Some Differences Between the PLT Student Languages and R5RS Scheme

Lexical rules

The teaching languages are case-sensitive. R5RS is not.

In the teaching languages, square brackets can be used in place of round brackets. In R5RS, you must use round brackets.


In R5RS, you must use #t and #f for true and false. The PLT true and false are not available.

The PLT special form cond is available in R5RS. In addition, both languages have an if special form, although this is not covered in CS 135/136. The expression (if test true-part false-part) is equivalent to (cond (test true-part) (else false-part)).

In PLT, the special form if must have both the true-part and the false-part. In R5RS, the false-part may be omitted; in this case, if the test is #f, the value produced by the if form is unspecified. Hence, this feature is only useful if the value produced by the if form is not needed, i.e., if it is only being evaluated for its side-effects.

In R5RS, the test above does not have to be a boolean expression. There is an implicit conversion from all types to boolean type, so that any value can be used as a boolean test. The conversion is simple: anything that is not #f is treated as #t. In particular, note that 0 is treated as #t.


In the most recent versions of the Racket language, cons produces immutable pairs. Mutable pairs in Racket are available via the function mcons. In R5RS, all pairs are mutable. cons produces a mutable pair, and there is no mcons.

Use the following table to determine the R5RS equivalents of the more familiar PLT list-handling functions:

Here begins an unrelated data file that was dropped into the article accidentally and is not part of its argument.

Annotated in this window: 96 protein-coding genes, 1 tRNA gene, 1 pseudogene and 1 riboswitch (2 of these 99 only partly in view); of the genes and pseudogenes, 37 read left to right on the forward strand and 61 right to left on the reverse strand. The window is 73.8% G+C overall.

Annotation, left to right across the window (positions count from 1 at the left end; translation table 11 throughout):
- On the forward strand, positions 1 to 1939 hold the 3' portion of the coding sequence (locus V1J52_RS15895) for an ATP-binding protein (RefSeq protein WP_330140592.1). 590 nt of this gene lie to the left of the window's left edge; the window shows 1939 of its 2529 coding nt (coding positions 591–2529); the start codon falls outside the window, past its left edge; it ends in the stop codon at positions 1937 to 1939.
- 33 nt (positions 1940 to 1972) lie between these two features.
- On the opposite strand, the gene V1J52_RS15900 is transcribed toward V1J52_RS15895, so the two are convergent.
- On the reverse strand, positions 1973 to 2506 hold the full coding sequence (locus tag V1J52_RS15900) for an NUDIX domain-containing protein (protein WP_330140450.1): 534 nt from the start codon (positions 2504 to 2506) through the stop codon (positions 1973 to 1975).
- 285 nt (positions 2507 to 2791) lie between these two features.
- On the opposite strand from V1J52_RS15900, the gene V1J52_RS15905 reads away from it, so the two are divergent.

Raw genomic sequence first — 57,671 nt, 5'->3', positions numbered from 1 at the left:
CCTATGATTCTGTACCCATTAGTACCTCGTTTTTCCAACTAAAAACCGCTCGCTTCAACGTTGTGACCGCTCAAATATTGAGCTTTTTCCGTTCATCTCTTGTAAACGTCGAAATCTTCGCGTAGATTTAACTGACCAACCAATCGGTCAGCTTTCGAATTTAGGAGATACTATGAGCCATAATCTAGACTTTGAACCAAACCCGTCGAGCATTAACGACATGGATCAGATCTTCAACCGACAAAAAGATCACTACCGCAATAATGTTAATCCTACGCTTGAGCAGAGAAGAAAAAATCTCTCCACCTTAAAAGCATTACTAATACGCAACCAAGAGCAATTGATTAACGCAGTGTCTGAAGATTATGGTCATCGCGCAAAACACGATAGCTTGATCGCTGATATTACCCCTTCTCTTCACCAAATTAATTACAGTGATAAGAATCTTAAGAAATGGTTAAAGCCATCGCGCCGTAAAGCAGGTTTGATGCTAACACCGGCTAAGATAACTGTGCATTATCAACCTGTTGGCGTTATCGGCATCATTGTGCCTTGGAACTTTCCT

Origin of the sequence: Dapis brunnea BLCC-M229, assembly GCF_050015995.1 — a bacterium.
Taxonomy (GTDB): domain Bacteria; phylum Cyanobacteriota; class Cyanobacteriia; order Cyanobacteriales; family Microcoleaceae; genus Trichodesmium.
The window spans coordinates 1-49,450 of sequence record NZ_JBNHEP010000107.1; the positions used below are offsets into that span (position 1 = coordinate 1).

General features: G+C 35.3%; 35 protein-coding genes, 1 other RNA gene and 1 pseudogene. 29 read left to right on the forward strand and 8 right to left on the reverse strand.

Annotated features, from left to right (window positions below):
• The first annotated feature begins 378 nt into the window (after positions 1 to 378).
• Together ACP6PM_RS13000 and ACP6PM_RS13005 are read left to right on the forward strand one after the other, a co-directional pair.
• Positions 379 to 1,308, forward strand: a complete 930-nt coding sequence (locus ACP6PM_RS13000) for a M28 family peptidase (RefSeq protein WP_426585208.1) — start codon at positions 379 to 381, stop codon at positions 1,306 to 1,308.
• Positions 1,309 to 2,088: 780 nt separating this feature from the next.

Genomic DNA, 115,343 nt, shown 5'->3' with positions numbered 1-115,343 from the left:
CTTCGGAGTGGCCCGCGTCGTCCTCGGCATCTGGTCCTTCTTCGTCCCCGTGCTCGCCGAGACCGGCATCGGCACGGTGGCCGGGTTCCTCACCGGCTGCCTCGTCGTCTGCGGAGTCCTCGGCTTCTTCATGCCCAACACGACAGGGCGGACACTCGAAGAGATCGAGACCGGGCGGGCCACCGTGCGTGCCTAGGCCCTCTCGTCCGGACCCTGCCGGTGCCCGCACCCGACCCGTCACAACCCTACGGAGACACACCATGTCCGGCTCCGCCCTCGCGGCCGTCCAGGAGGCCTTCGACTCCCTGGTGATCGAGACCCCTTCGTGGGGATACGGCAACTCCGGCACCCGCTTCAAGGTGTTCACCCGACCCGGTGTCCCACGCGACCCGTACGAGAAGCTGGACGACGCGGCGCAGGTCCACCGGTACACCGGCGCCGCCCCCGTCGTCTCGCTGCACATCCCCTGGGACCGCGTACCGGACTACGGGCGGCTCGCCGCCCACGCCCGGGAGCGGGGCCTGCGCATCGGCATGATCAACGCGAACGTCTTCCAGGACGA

empty'() or (list)


R5RS does not have structures (define-struct, etc.). You must emulate structures with lists.

Evaluation Strategy

In PLT, a function application (e1 e2 e3 ... en) proceeds as follows:

In R5RS, the evaluation strategy is different: Therefore, it is bad style to write programs whose behaviour depends on the order of evaluation of function arguments. This leads to programs whose semantics are compiler-dependent and non-portable.

On the other hand, the special forms and and or have the same behaviour (short-circuiting, left-to-right) in R5RS as they do in PLT.

Equality Predicates

Most, but not all, of the familiar equality predicates from PLT are available in R5RS. In particular, note that symbol=? is not available in R5RS; use eqv? instead. See course notes, Chapter 3 for more details.

Local Definitions

The PLT special form local is not available. Instead, R5RS provides the special forms let, let*, and letrec, whose behaviour is similar, but whose syntax is different. See course notes Chapter 3 for more details.

Nested defines are available in R5RS.